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Where have all the table saws gone?

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Forum topic by Finster posted 08-15-2020 02:15 PM 602 views 0 times favorited 11 replies Add to Favorites Watch
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Finster

2 posts in 38 days


08-15-2020 02:15 PM

Why are there no contractor style table saws available anymore in the sub $1000 price range? The only saw that I can find anymore is the Delta 36-725T2. It seems not that long ago that there were several manufactures offering contractor saws in the $500-$700 range. Is this a result of tariffs or are the manufacturers just focusing on the portable jobsite style saws now?


11 replies so far

View Fresch's profile

Fresch

500 posts in 2769 days


#1 posted 08-15-2020 02:20 PM

I’m going with …The Corona!
Seems to be what everyone tells me why they aren’t doing their job.

View CWWoodworking's profile

CWWoodworking

1005 posts in 1027 days


#2 posted 08-15-2020 03:24 PM

For me it’s the competition from the class below and the class above.

It’s not a huge jump to an entry level grizzly hybrid/cabinet. It’s not like the contractor saws are easily movable.

The some of portables are Very capable and less than half the price.

View SMP's profile

SMP

2447 posts in 754 days


#3 posted 08-15-2020 03:41 PM


For me it’s the competition from the class below and the class above.

It’s not a huge jump to an entry level grizzly hybrid/cabinet. It’s not like the contractor saws are easily movable.

The some of portables are Very capable and less than half the price.

- CWWoodworking

I would agree with this. In the 90s and previous the little portable saws were complete junk from what i have seen. And a contractor saw needed a truck and a couple people to move. Whereas the new jobsite saws are better than most old contractor saws in many ways, especially for the DIYer or construction.

View CaptainKlutz's profile

CaptainKlutz

3589 posts in 2342 days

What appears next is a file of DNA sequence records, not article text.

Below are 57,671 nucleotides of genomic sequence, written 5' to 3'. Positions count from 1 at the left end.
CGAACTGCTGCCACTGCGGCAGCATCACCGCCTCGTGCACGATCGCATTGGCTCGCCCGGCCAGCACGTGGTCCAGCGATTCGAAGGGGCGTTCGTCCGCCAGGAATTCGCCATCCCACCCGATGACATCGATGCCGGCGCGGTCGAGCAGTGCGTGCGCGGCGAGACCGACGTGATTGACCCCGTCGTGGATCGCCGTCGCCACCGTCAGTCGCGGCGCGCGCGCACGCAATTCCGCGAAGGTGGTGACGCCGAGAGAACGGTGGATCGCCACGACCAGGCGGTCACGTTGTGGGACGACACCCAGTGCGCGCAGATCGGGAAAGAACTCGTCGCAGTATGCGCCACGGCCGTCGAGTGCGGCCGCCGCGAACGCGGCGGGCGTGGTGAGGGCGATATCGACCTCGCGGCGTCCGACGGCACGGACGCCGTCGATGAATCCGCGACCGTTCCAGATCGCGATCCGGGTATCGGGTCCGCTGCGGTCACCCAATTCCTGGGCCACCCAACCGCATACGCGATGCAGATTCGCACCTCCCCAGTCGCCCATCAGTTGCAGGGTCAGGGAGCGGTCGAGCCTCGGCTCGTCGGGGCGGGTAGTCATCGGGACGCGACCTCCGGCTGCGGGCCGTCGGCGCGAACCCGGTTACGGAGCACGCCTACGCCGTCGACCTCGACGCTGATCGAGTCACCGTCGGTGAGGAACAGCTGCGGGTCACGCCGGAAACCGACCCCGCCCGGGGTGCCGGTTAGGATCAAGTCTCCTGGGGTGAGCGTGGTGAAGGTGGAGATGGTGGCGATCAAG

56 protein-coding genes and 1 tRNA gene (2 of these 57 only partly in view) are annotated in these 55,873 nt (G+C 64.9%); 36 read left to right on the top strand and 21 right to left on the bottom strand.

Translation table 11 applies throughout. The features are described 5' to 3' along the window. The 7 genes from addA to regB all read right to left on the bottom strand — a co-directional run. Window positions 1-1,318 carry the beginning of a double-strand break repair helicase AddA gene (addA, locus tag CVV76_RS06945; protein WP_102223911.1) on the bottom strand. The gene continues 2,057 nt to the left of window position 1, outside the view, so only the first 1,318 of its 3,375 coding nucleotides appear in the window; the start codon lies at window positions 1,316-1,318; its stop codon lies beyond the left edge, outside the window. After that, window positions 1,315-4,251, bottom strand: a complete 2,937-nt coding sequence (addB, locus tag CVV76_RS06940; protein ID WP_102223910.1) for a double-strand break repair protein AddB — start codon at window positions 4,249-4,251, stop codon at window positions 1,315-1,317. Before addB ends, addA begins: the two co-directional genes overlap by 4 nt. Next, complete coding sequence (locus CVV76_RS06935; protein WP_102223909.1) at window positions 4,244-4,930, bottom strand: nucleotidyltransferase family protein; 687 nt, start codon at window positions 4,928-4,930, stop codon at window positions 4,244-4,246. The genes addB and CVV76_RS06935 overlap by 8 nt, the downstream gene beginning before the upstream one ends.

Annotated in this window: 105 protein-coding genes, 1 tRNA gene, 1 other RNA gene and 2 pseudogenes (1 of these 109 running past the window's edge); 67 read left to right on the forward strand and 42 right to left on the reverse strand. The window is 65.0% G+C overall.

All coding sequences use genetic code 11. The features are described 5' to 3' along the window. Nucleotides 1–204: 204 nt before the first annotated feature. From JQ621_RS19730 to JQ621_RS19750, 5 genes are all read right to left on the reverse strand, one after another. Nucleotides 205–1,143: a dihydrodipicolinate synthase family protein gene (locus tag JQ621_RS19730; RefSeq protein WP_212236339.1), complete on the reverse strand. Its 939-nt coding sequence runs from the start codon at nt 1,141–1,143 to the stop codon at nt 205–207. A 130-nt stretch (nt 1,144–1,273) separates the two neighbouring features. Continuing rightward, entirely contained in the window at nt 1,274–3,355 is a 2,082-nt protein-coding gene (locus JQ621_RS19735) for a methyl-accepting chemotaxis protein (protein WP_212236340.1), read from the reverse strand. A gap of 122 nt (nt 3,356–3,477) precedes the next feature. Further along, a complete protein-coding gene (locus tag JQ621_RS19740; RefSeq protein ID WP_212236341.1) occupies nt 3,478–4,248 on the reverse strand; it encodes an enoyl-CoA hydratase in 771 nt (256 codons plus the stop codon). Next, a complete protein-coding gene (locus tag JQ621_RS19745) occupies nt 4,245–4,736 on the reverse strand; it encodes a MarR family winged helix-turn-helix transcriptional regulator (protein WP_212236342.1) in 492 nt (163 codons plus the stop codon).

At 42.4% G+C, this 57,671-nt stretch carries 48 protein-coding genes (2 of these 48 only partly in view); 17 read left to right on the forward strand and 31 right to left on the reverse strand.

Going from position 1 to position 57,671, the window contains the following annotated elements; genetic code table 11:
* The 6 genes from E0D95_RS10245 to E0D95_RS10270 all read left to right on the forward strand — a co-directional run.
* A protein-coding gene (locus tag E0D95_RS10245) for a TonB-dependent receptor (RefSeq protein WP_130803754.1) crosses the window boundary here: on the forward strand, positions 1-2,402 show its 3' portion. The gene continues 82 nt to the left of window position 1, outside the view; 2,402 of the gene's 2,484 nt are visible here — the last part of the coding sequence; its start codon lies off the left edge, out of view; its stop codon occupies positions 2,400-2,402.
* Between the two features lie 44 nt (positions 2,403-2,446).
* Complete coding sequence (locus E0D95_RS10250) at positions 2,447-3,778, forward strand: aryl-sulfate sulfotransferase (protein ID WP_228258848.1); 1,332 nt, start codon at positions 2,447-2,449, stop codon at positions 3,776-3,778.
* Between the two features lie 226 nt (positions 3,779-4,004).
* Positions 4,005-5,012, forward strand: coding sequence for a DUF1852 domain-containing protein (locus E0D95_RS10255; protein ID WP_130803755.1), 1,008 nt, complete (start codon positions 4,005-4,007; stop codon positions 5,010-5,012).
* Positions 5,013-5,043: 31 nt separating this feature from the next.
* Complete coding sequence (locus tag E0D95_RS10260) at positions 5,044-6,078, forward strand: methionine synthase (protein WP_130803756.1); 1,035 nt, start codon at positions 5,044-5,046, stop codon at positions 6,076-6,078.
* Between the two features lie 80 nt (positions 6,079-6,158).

#4 posted 08-15-2020 04:37 PM

Welcome to LumberJocks!

IMHO – The demand for old ‘contractor’ style TS by professional carpenters has evaporated.
The hobby wood working market is relatively small. Without a large market demand by professionals, the OEM have shifted production away from contractor style table saw. Supply is always market driven

Let me explain why:

- Latest 12” sliding miter saws have cut width capability that the contractor saw or radial arm saw was used for in the previous century. Even closet cabinet work does not require contractor saw thanks to exact width shelving boards. The improved sliding miter saw relegates the table saw to mostly rip cutting.

- Newer molded plastic job site saws are lighter weight, easier to move, and take less room in back of pickup truck or trailer. They are also cheaper to produce, and ship. Most all the housing contractors I know, have one in back of the work truck. While the are not as accurate as well tuned contractor saw, they do the job ripping 2X stock.

- Contractor saw has the same basic table/fence size, and does not provide any floor space, and barely any transportation advantage over the a regular cabinet saw. Smaller job site saws are more convenient solution for day/gig work by carpenters. Most builders have switched to use: sliding miter saw, with new job site saw, and/or occasionally a track saw for sheet goods on construction sites.

- Cost to manufacture, ship, and sell wood working tools is higher today, than it was back when contractor saws where popular. The same design for a $600 contractor saw is now $1000-$1200 product. The Delta 36-725 is perfect example. To make a $600 saw, they are using an integrated motor arbor assembly, instead of separate components.

- Hybrid cabinet saws are replacing contractor saws as the cabinet has become cheaper to produce than a pile of sheet metal parts with hardware used on contractor saw. When price for a Hybrid cabinet saw are near same as stamped open frame contractor saw, which one will you want to buy?

- Housing construction methods have changed dramatically in last 20 years. Between use of CAD, and desire for lower costs via higher efficiency; need for contractor saw on job site is much less. CAD is used for new buildings, as many building permit agencies use it for online permit reviews. The CAD data is sent to a framing and roof truss processors; who cut and prefab walls/rafters at semi-automated factory to make a build kit for use on site. The kit is shipped to site and framing is assembled in couple days .vs. the month+ it use to take. Saw work on construction site has been reduced to smaller task or ‘trim work’ these days.

There are still high end custom builders that will cut/assemble framing on site where they need capability of a contractor/cabinet saw on site. Several that I know are using a cabinet saw in a work site trailer, as they don’t trust/like the aluminum fence and other weight reductions that most recent contractor saws used to keep costs down. The number of these ‘use large tool on site’ equipment buyers in market is much smaller than day work contractors.